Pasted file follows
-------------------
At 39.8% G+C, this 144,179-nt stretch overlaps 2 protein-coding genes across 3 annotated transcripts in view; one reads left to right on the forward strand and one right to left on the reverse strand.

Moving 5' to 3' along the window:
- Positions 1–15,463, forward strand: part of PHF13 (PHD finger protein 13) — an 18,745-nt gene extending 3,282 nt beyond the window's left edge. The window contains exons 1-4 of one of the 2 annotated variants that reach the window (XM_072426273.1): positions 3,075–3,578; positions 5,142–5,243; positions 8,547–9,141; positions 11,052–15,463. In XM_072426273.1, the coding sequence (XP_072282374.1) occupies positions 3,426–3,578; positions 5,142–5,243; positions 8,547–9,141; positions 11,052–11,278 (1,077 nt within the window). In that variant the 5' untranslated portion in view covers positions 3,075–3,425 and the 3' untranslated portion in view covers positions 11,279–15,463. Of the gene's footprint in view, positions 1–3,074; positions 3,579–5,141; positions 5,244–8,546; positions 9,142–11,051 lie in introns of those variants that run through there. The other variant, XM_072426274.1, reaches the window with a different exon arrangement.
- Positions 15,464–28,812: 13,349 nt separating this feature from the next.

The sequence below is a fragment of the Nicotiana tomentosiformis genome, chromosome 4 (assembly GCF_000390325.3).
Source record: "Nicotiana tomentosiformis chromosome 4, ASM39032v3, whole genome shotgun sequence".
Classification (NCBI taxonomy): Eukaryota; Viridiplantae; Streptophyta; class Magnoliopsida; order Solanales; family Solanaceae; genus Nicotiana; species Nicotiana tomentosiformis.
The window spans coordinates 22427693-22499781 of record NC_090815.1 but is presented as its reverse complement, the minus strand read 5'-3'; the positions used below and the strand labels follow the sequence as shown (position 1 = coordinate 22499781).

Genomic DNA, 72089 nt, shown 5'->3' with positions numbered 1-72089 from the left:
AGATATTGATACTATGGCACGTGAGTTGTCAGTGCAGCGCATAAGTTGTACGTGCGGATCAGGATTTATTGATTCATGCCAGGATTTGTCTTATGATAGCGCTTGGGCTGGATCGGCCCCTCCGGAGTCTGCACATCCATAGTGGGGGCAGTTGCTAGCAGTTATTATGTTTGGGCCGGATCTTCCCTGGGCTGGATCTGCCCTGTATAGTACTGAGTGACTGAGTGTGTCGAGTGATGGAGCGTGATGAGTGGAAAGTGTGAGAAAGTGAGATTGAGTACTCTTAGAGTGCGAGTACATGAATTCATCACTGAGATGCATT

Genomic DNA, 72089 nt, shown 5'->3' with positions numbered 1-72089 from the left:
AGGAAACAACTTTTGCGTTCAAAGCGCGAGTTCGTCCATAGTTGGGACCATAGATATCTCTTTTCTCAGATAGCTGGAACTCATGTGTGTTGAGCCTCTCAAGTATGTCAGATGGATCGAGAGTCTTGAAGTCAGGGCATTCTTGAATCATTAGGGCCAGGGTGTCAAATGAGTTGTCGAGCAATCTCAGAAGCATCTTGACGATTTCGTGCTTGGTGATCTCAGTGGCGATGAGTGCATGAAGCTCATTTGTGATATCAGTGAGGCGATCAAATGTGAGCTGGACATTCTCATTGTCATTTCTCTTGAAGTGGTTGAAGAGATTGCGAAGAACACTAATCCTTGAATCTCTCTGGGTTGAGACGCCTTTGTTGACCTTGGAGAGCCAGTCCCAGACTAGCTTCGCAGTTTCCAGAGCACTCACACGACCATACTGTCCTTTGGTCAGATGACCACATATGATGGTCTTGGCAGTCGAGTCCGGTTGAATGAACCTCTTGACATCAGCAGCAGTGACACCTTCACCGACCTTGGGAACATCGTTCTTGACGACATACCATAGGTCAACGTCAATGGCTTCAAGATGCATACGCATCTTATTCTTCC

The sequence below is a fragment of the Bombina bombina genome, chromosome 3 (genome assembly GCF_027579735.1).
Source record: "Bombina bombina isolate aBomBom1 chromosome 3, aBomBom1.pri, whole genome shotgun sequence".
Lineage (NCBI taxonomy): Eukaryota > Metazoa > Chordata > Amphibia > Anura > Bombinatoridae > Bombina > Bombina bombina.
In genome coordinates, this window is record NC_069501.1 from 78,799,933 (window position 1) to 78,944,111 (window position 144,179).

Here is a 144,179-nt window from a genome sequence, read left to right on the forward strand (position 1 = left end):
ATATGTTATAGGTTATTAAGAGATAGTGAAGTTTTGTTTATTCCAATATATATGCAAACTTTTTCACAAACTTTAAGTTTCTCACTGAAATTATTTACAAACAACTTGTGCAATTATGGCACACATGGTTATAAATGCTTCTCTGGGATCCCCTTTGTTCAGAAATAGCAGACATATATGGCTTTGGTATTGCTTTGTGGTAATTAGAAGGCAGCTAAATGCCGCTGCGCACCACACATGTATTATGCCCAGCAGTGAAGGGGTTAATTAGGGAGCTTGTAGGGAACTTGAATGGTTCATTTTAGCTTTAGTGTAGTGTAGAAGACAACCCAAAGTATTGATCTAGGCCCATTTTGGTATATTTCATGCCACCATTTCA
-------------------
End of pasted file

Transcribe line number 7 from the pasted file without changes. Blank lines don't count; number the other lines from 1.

Classification (NCBI taxonomy): Eukaryota; Viridiplantae; Streptophyta; class Magnoliopsida; order Solanales; family Solanaceae; genus Nicotiana; species Nicotiana tomentosiformis.